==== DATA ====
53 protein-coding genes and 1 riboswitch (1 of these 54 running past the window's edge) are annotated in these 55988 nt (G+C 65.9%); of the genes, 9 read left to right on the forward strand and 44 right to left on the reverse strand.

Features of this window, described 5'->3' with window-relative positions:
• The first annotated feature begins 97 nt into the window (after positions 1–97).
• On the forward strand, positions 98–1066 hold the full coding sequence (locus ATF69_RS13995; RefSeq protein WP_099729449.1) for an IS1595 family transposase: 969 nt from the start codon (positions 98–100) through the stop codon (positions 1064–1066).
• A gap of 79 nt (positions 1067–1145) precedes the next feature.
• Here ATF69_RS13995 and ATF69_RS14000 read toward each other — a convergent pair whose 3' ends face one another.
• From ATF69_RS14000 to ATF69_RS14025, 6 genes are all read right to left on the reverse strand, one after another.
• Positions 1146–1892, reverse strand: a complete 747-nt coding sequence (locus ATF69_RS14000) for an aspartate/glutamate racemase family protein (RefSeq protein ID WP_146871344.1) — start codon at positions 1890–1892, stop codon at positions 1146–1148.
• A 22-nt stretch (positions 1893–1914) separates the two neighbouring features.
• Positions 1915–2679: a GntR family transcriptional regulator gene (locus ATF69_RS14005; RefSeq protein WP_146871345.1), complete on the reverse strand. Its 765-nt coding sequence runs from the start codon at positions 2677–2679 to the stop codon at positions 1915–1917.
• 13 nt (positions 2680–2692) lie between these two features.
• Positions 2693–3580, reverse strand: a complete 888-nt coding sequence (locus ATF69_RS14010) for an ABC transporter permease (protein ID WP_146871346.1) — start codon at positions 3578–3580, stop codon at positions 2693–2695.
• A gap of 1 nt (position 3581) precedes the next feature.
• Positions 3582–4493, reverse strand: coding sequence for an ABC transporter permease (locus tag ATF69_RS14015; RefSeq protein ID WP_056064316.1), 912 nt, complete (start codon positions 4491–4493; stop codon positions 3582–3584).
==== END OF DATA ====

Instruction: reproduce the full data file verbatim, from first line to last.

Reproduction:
53 protein-coding genes and 1 riboswitch (1 of these 54 running past the window's edge) are annotated in these 55988 nt (G+C 65.9%); of the genes, 9 read left to right on the forward strand and 44 right to left on the reverse strand.

Features of this window, described 5'->3' with window-relative positions:
• The first annotated feature begins 97 nt into the window (after positions 1–97).
• On the forward strand, positions 98–1066 hold the full coding sequence (locus ATF69_RS13995; RefSeq protein WP_099729449.1) for an IS1595 family transposase: 969 nt from the start codon (positions 98–100) through the stop codon (positions 1064–1066).
• A gap of 79 nt (positions 1067–1145) precedes the next feature.
• Here ATF69_RS13995 and ATF69_RS14000 read toward each other — a convergent pair whose 3' ends face one another.
• From ATF69_RS14000 to ATF69_RS14025, 6 genes are all read right to left on the reverse strand, one after another.
• Positions 1146–1892, reverse strand: a complete 747-nt coding sequence (locus ATF69_RS14000) for an aspartate/glutamate racemase family protein (RefSeq protein ID WP_146871344.1) — start codon at positions 1890–1892, stop codon at positions 1146–1148.
• A 22-nt stretch (positions 1893–1914) separates the two neighbouring features.
• Positions 1915–2679: a GntR family transcriptional regulator gene (locus ATF69_RS14005; RefSeq protein WP_146871345.1), complete on the reverse strand. Its 765-nt coding sequence runs from the start codon at positions 2677–2679 to the stop codon at positions 1915–1917.
• 13 nt (positions 2680–2692) lie between these two features.
• Positions 2693–3580, reverse strand: a complete 888-nt coding sequence (locus ATF69_RS14010) for an ABC transporter permease (protein ID WP_146871346.1) — start codon at positions 3578–3580, stop codon at positions 2693–2695.
• A gap of 1 nt (position 3581) precedes the next feature.
• Positions 3582–4493, reverse strand: coding sequence for an ABC transporter permease (locus tag ATF69_RS14015; RefSeq protein ID WP_056064316.1), 912 nt, complete (start codon positions 4491–4493; stop codon positions 3582–3584).